Last night my husband and I attended back to school night at the high school. Apparently we are parents of a high school student. I totally get how we got here, but I’m having trouble accepting that we’re here.
Anyway, back to school night…It’s quite a different event at high school. After two decades of doing this at elementary I’m still adjusting to life beyond that. We spent ten minutes in each of her seven classes (world history/geography, biology, geometry, English, PE/health, American Sign Language, and choir) along with ten minutes travel time between each. Plus her school is currently being renovated so there’s a lot going on and a whole village of trailers. A village we visited twice. In the rain. Feel my pain. I probably wasn’t at my best or most generous as I listened to the teachers’ spiels.
So, I’ll say she seems to have lovely teachers. They seem to know their stuff. They seem to like their students. They seem to enjoy working there. You know, based on the ten minutes I had to build that impression. Our daughter seems to like them too, which helps my feelings. I think we’re lucky that she’s had such positive experiences with teachers for so many years.
Still, I’m going to complain. Maybe it’s a difference between elementary school and high school…Maybe it’s a difference between the Title I schools in which I’ve always taught and her more affluent school (basically my school’s free/reduced meal and non-free/reduced meal percentages are the exact opposite of her school). I don’t know for sure. But when these teachers shared their policies about grading it seemed to me they were feeling progressive. And I’m not buying it.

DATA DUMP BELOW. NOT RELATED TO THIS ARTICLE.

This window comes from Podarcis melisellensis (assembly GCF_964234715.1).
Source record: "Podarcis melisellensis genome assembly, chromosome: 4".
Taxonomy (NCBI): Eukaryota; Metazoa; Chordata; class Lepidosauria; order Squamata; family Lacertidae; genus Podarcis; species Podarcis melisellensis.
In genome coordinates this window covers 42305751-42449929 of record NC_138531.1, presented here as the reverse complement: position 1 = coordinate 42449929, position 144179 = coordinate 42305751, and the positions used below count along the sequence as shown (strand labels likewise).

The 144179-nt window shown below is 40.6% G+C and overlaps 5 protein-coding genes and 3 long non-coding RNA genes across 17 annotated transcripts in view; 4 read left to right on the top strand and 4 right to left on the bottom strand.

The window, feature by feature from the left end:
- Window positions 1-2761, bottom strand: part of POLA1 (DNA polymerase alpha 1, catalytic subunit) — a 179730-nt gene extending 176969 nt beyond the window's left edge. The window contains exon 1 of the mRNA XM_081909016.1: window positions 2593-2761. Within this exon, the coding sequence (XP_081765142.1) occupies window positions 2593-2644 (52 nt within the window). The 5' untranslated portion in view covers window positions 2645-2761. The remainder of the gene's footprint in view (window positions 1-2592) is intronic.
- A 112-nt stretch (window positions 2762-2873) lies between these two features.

Many of these teachers shared that if students don’t do well on tests, they can retake. If they retake they can get up to 80%. Because they want to be fair.
Is grading about being fair? Or is grading about reflecting and communicating the learning a student has done or is doing?
It seems to me that if we’re concerned about grading being fair that is because we see grades as a competition. If there’s no competition, then it doesn’t matter how many students score at the top or when they manage to get to that point.
What if our grading policies reflected our beliefs about learning? Would your policies change? Would you students earn different grades? Would their thinking about grades and learning shift?
I firmly believe that grades, like much of education, are done the way they are done because it’s what’s always been done. Changing things in education is tough but grading may be the toughest. Parents feel strongly about grading. Colleges look for grades and class rank. We give out awards for good grades. So much is built in to the system. But that doesn’t mean we’re doing it right.
If I had it my way, grades would be gone. We’d give feedback, but not label with a grade. We’d show students their strengths and help them with the things that still need work. We would work with students so that they get good at assessing themselves, their learning, and their progress.
Given how unlikely it is that we’ll get to my utopia anytime soon, at the very least we would use grades as a way to communicate rather than a way to compete. We would definitely stop making school a competition.